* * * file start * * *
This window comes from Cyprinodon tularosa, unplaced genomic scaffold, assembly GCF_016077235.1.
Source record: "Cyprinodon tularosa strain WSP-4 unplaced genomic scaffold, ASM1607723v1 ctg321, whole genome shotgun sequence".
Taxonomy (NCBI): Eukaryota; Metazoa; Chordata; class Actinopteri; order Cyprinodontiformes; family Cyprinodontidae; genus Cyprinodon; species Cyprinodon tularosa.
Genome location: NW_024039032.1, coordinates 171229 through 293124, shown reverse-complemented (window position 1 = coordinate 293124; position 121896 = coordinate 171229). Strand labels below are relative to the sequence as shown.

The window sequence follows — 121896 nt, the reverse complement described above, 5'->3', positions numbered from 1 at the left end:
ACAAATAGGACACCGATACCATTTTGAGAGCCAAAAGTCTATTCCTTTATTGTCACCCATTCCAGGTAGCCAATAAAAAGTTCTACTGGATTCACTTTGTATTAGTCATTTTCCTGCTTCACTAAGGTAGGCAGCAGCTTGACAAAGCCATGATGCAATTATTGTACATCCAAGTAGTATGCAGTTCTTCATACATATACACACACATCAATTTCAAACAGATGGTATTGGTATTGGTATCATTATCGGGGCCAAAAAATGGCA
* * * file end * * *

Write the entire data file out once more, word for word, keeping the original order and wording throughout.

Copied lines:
This window comes from Cyprinodon tularosa, unplaced genomic scaffold, assembly GCF_016077235.1.
Source record: "Cyprinodon tularosa strain WSP-4 unplaced genomic scaffold, ASM1607723v1 ctg321, whole genome shotgun sequence".
Taxonomy (NCBI): Eukaryota; Metazoa; Chordata; class Actinopteri; order Cyprinodontiformes; family Cyprinodontidae; genus Cyprinodon; species Cyprinodon tularosa.
Genome location: NW_024039032.1, coordinates 171229 through 293124, shown reverse-complemented (window position 1 = coordinate 293124; position 121896 = coordinate 171229). Strand labels below are relative to the sequence as shown.

The window sequence follows — 121896 nt, the reverse complement described above, 5'->3', positions numbered from 1 at the left end:
ACAAATAGGACACCGATACCATTTTGAGAGCCAAAAGTCTATTCCTTTATTGTCACCCATTCCAGGTAGCCAATAAAAAGTTCTACTGGATTCACTTTGTATTAGTCATTTTCCTGCTTCACTAAGGTAGGCAGCAGCTTGACAAAGCCATGATGCAATTATTGTACATCCAAGTAGTATGCAGTTCTTCATACATATACACACACATCAATTTCAAACAGATGGTATTGGTATTGGTATCATTATCGGGGCCAAAAAATGGCA